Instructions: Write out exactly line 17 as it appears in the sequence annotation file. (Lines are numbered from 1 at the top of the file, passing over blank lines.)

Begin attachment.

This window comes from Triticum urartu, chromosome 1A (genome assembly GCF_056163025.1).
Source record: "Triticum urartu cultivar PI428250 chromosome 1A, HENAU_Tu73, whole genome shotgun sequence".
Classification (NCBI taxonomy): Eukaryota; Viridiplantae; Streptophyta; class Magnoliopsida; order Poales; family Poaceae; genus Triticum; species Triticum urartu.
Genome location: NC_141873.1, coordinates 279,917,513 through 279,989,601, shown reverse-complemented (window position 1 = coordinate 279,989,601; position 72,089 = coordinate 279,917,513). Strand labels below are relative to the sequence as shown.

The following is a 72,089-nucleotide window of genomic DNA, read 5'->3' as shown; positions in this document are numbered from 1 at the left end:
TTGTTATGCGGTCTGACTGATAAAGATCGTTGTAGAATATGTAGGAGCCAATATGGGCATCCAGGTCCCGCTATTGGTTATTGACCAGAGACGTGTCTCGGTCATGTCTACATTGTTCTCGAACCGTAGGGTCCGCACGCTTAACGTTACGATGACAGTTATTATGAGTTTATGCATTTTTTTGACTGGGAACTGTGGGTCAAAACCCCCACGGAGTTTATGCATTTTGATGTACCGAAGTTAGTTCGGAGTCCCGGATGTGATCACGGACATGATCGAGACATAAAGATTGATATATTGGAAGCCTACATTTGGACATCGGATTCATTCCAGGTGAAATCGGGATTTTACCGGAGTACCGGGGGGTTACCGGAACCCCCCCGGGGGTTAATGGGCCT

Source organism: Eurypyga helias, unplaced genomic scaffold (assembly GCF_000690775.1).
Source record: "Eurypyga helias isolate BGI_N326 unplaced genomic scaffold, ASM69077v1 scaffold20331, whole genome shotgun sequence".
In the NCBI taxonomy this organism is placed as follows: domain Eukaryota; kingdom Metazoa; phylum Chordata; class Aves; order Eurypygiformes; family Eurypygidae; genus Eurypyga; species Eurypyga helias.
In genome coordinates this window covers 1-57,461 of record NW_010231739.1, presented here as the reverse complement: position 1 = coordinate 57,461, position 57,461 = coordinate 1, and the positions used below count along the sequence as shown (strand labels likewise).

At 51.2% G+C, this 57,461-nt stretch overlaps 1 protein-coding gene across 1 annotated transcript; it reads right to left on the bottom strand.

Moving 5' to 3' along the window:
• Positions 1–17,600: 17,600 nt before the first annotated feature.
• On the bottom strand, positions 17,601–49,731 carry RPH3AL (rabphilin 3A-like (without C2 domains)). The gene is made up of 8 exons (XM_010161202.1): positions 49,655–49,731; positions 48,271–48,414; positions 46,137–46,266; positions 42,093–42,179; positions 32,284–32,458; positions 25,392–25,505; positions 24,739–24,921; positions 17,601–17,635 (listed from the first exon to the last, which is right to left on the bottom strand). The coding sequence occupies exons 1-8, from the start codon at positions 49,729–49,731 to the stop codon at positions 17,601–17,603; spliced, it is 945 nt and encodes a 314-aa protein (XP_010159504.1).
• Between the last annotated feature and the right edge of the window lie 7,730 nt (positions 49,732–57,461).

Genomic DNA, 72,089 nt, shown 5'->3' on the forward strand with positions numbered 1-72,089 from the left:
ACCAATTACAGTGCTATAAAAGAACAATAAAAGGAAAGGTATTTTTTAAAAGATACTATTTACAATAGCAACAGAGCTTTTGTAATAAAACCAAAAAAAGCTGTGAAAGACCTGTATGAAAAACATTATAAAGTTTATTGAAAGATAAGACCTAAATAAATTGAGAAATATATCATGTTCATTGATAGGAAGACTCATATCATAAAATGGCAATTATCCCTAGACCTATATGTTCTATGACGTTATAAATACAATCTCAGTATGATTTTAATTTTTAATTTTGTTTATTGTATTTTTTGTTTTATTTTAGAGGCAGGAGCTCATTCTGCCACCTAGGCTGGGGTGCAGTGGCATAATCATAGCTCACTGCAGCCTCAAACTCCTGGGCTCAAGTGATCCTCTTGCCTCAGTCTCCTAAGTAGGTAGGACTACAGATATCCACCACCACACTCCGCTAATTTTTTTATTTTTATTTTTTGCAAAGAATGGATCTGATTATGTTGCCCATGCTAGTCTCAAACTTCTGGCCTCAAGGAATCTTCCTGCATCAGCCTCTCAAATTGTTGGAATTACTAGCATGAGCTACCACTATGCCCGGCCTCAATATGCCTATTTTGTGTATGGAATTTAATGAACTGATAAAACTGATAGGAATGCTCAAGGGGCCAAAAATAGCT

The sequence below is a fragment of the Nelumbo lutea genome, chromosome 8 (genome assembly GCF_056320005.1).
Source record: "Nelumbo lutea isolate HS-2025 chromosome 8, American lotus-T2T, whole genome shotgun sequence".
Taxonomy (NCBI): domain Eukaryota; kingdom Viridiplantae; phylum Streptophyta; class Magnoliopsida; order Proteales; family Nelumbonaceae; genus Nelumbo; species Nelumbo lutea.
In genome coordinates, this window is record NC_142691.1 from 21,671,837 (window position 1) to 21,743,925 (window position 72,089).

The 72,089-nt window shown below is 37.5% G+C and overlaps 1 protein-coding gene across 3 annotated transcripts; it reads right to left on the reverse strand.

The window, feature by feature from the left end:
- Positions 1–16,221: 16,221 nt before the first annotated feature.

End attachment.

ACCAATTACAGTGCTATAAAAGAACAATAAAAGGAAAGGTATTTTTTAAAAGATACTATTTACAATAGCAACAGAGCTTTTGTAATAAAACCAAAAAAAGCTGTGAAAGACCTGTATGAAAAACATTATAAAGTTTATTGAAAGATAAGACCTAAATAAATTGAGAAATATATCATGTTCATTGATAGGAAGACTCATATCATAAAATGGCAATTATCCCTAGACCTATATGTTCTATGACGTTATAAATACAATCTCAGTATGATTTTAATTTTTAATTTTGTTTATTGTATTTTTTGTTTTATTTTAGAGGCAGGAGCTCATTCTGCCACCTAGGCTGGGGTGCAGTGGCATAATCATAGCTCACTGCAGCCTCAAACTCCTGGGCTCAAGTGATCCTCTTGCCTCAGTCTCCTAAGTAGGTAGGACTACAGATATCCACCACCACACTCCGCTAATTTTTTTATTTTTATTTTTTGCAAAGAATGGATCTGATTATGTTGCCCATGCTAGTCTCAAACTTCTGGCCTCAAGGAATCTTCCTGCATCAGCCTCTCAAATTGTTGGAATTACTAGCATGAGCTACCACTATGCCCGGCCTCAATATGCCTATTTTGTGTATGGAATTTAATGAACTGATAAAACTGATAGGAATGCTCAAGGGGCCAAAAATAGCT